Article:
Posts: 16,321
the biggest issue is, tourism has stopped and huge amounts of students etc, have returned to their family homes outside dublin. Supply is now stopped, population is still growing. I mean they would have provided what in dublin this year in terms of new units? ten thousand units + probably and prices were not dropping.

there will be drops now obviously, but if colleges , english schools ( maybe before) etc are back in september etc, that will come to an end...

if this turns out to be on the lesser end of the scale of disaster, rents could be cheapest, during early summer, when leases on college places are up and supply normally increases (to be taken up often by more tourists, but this summer or at least early summer , that is highly unlikely)...
Idbatterim is offline  
05-04-2020, 16:46   #52
Graham
Moderator
 
Join Date: Nov 2001
Posts: 12,499
I'd anticipate there will be almost no tourism for the remainder of the year and what bit we do get is going to be nowhere near enough to sustain most STLs.

When the tourist market does eventually return, most of the current STLs will be long gone effectively giving local authorities a very manageable clean slate when it comes to controlling new entrants to the STL market.
Graham is online now  
05-04-2020, 16:50   #53
Dav010
Registered User
 
Dav010's Avatar
 
Join Date: Nov 2018
Posts: 3,096
Quote:
Originally Posted by sabat View Post
Remember, when the hotels reopen they'll be selling 4* rooms in good locations for about €50 or €60 just to keep the lights on and these are the rates you'll be competing against. This will probably be the case until summer 2021, or it could be the new normal for long after that, seeing as there was a glut of new hotels built or being built recently. Unless you have a unique or very well located house it might be more profitable to just get regular tenants, especially when you factor in vacancies, cleaning, maintenance, assorted airbnb hassles etc.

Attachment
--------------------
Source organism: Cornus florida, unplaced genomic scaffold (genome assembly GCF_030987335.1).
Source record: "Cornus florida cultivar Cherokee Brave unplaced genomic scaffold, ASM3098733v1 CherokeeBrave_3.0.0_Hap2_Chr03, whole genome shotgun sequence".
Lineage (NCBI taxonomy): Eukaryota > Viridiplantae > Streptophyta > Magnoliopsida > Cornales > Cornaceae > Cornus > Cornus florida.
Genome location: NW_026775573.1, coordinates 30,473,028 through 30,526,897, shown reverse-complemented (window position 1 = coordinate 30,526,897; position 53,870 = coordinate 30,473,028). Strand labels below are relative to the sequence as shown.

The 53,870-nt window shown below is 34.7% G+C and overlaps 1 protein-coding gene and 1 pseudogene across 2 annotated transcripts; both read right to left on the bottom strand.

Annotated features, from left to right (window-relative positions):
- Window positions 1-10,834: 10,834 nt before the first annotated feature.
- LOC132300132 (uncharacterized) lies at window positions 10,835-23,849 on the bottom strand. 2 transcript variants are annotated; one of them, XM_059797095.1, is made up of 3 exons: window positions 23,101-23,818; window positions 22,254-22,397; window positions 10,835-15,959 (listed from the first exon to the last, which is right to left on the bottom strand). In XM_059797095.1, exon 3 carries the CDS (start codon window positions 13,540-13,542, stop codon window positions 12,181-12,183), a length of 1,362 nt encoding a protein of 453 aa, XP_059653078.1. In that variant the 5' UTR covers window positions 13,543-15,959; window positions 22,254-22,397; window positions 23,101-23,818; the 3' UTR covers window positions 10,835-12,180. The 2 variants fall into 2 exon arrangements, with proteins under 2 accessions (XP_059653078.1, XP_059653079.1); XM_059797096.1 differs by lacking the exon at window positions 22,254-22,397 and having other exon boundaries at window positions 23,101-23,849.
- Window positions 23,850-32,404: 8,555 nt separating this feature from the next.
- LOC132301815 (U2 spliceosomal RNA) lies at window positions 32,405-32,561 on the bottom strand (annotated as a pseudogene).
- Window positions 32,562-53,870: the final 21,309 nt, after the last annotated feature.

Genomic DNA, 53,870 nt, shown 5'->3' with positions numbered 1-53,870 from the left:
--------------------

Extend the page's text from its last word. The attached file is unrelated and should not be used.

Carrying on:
Very true, but STLetting is an emotive subject for a verity of reasons. From my own Airbnb experience, guests tend to be families/friends who want the benefits a whole property provides. I was in New York last year, with teenagers, an apartment was better and more practice than 4 hotel rooms. So when tourism returns, there will be a market for STLs.

The reality is that new builds have a far greater effect on supply. Many developments currently under construction in Dublin are forward financed, the financing depends on receiving a certain minimum level of rental income. Right now that building has stopped so supply, much needed will be further delayed. During the last recession, people emigrated to get work, with joblessness rising in virtually every country, particularly the traditional markets like the US, UK and Australia, there is no place to go. So, same population, same low supply., and the likelihood of more small LLs selling. Makes STLs pretty insignificant in the greater scheme of things.
Dav010 is online now